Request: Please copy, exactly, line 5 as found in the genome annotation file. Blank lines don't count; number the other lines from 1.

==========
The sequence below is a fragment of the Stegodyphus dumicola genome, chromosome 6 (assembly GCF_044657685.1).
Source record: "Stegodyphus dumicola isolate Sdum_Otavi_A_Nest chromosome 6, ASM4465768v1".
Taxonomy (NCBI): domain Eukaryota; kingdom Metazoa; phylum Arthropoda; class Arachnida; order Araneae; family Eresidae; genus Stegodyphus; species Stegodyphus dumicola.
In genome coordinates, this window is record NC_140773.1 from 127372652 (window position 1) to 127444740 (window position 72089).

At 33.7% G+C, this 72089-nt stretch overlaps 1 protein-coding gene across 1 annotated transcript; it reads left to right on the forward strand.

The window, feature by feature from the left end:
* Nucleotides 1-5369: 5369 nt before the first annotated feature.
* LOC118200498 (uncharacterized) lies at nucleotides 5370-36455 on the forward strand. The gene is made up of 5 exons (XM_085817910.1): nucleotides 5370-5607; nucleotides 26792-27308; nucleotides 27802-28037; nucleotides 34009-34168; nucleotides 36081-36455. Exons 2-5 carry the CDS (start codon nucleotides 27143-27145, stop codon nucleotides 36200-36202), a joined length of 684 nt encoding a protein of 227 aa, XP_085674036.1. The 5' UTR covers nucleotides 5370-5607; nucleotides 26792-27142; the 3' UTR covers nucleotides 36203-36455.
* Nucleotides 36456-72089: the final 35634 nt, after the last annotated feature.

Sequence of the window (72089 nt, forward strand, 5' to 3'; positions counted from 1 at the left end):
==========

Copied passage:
At 33.7% G+C, this 72089-nt stretch overlaps 1 protein-coding gene across 1 annotated transcript; it reads left to right on the forward strand.